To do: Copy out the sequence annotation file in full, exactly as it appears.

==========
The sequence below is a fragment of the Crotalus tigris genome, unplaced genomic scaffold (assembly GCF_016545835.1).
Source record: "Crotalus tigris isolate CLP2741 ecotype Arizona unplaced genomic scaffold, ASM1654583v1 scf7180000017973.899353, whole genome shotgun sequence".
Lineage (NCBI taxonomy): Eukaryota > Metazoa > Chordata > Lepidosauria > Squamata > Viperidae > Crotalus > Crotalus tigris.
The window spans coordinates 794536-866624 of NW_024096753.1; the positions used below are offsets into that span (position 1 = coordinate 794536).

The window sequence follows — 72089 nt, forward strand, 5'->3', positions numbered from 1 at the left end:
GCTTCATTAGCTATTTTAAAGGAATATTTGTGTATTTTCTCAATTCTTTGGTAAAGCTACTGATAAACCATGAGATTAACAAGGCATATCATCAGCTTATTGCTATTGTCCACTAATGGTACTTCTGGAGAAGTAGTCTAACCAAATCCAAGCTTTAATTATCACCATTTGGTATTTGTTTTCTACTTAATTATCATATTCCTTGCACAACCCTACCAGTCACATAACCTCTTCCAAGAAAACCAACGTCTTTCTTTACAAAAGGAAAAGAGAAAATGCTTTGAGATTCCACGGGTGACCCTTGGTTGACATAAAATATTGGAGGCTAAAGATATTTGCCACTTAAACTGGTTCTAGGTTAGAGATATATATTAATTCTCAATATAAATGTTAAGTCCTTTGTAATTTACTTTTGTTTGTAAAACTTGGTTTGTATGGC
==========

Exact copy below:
The sequence below is a fragment of the Crotalus tigris genome, unplaced genomic scaffold (assembly GCF_016545835.1).
Source record: "Crotalus tigris isolate CLP2741 ecotype Arizona unplaced genomic scaffold, ASM1654583v1 scf7180000017973.899353, whole genome shotgun sequence".
Lineage (NCBI taxonomy): Eukaryota > Metazoa > Chordata > Lepidosauria > Squamata > Viperidae > Crotalus > Crotalus tigris.
The window spans coordinates 794536-866624 of NW_024096753.1; the positions used below are offsets into that span (position 1 = coordinate 794536).

The window sequence follows — 72089 nt, forward strand, 5'->3', positions numbered from 1 at the left end:
GCTTCATTAGCTATTTTAAAGGAATATTTGTGTATTTTCTCAATTCTTTGGTAAAGCTACTGATAAACCATGAGATTAACAAGGCATATCATCAGCTTATTGCTATTGTCCACTAATGGTACTTCTGGAGAAGTAGTCTAACCAAATCCAAGCTTTAATTATCACCATTTGGTATTTGTTTTCTACTTAATTATCATATTCCTTGCACAACCCTACCAGTCACATAACCTCTTCCAAGAAAACCAACGTCTTTCTTTACAAAAGGAAAAGAGAAAATGCTTTGAGATTCCACGGGTGACCCTTGGTTGACATAAAATATTGGAGGCTAAAGATATTTGCCACTTAAACTGGTTCTAGGTTAGAGATATATATTAATTCTCAATATAAATGTTAAGTCCTTTGTAATTTACTTTTGTTTGTAAAACTTGGTTTGTATGGC